The cape Bela Lugosi wore as Count Dracula in Abbott and Costello Meet Frankenstein and a 24-sheet poster for the film failed to meet their reserve prices at the Bonhams and TCM “Dark Side of Hollywood” auction in New York on November 20. Bidding for the cape, initially expected to hit the high six figures, topped out at $280,000. The poster, estimated to bring $75,000 to $100,000, reached $50,000.
Both pieces are from the collection of Todd Feiertag, whose original 1932 Mummy poster sold for a record $435,500 in 1997. Feiertag previously attempted to sell the cape on eBay in 2005; the high bid came close to $90,000 but fell far short of his minimum.
The black satin cape has a rose gold satin lining. It has a 28-foot circumference and a “wet” sheen that helped it blend with Walter Lantz’ animation for the transformation sequences.
After it was somehow “liberated” from Universal Studios, the cape was worn by the actor and psychic Criswell in the Ed Wood-scripted film Orgy of the Dead (1965). One of the film’s actors, John Andrews, had the cape and was willing to trade it to famed movie collector Clark Wilkinson for other Lugosi memorabilia in 1966. Wilkinson (1906-1996) had opened the Clark Wilkinson Movie Museum in the basement of his home in Baraboo, WI, a few years earlier.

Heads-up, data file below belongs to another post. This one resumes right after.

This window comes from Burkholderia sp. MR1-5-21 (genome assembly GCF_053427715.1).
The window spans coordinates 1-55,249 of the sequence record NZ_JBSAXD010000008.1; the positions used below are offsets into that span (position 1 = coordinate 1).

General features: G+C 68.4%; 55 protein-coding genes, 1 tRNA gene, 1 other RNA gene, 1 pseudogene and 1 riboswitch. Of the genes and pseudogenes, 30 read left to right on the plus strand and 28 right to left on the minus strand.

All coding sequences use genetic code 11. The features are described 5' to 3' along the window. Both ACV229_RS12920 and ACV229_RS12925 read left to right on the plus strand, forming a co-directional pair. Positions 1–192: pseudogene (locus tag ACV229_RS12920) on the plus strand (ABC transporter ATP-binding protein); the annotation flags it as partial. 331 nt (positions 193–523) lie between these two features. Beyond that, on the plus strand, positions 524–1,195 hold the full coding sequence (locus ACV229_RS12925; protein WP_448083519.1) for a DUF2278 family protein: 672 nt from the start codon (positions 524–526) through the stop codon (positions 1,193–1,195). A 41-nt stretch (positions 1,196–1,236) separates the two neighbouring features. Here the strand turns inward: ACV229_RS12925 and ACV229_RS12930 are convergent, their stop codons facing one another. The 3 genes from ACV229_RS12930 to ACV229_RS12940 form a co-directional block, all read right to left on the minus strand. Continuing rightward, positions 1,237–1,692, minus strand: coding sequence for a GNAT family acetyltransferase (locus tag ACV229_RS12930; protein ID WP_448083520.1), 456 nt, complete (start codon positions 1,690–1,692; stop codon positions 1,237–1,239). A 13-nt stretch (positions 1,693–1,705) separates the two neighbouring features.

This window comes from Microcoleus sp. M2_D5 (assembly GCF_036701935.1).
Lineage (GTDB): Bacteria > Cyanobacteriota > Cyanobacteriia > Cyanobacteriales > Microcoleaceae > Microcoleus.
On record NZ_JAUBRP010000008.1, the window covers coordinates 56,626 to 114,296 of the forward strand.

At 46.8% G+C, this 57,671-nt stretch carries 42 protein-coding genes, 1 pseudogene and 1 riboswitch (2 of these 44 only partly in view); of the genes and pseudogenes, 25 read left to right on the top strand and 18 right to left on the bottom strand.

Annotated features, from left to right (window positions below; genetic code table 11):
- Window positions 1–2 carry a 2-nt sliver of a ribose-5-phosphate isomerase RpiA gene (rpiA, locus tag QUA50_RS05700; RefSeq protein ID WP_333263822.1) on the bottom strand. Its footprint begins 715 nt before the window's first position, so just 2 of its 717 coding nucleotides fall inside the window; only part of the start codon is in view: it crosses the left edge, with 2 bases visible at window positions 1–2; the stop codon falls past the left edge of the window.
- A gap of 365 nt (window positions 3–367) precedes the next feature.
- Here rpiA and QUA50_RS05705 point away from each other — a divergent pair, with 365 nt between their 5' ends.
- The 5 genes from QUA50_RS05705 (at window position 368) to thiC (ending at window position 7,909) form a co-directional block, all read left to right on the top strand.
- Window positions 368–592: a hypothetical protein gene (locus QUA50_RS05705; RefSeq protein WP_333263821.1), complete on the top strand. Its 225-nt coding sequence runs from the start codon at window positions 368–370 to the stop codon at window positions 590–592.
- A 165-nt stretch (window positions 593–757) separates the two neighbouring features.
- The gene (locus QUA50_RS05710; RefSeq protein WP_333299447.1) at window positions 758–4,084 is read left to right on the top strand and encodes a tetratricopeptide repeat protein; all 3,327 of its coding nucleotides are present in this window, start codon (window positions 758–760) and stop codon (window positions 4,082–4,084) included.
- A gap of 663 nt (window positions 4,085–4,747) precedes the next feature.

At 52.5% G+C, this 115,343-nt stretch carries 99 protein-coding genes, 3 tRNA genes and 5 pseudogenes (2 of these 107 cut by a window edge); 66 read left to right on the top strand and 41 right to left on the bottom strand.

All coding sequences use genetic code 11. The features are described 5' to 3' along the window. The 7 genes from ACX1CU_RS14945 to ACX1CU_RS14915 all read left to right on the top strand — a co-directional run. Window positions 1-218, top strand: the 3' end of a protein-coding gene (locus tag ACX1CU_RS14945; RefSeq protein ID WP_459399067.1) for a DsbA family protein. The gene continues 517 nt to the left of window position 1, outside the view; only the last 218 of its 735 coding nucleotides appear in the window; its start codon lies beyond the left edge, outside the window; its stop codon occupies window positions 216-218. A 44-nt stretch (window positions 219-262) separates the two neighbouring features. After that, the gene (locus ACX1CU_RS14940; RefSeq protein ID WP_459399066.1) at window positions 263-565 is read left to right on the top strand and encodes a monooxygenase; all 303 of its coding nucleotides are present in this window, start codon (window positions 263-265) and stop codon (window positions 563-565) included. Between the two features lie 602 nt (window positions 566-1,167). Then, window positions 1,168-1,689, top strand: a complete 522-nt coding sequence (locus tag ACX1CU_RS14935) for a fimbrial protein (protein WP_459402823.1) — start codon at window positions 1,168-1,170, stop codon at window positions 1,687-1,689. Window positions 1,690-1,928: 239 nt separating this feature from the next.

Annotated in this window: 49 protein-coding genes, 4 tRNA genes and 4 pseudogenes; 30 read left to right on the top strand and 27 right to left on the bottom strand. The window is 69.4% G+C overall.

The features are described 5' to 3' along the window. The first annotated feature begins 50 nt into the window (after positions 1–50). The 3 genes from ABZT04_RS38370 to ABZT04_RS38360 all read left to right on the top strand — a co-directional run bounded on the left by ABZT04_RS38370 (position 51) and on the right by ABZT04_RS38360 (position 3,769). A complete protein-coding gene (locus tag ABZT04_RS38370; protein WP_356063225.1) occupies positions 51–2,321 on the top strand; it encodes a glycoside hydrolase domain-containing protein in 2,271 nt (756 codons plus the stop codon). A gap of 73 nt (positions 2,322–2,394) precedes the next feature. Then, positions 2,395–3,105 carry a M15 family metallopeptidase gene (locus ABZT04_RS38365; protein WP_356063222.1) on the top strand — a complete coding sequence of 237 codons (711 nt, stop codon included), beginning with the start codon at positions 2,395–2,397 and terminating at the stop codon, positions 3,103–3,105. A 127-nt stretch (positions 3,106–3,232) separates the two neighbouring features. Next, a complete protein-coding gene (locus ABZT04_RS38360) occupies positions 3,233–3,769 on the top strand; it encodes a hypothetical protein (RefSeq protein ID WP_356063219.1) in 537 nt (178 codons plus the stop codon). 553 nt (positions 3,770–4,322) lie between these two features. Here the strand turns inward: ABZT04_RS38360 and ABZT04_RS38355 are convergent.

In the 1980s Wilkinson began liquidating his eclectic collection and put an ad for the cape in Classic Images, a vintage films publication. Feiertag answered the ad, and eventually acquired the cape in 1986.
This is not the first Dracula cape to come up for sale. Forrest J. Ackerman, publisher of Famous Monsters of Filmland magazine and avid collector of science fiction, fantasy, and horror memorabilia, had a Lugosi stage cape as well as his D-monogrammed ring from Abbott and Costello Meet Frankenstein. After Ackerman’s death, the two pieces sold for close to $90,000 in 2009.
In 2011 Bela Lugosi Jr. stunned many collectors and fans when he consigned his father’s original cape from the 1931 Dracula in the first Icons of Hollywood auction at Profiles in History. The steep starting price of $1.2 million apparently scared off potential buyers, however, and it did not sell. (Contrary to legend, although Lugosi Sr. was buried in his Dracula costume, he reportedly was buried in a different cape, or a copy.)
As for the Abbott and Costello Meet Frankenstein 24-sheet poster, which measures 9 x 20 feet, it is apparently the only one known to exist. But Universal was displeased with the finished product in 1948 because it appeared so dark and muddy.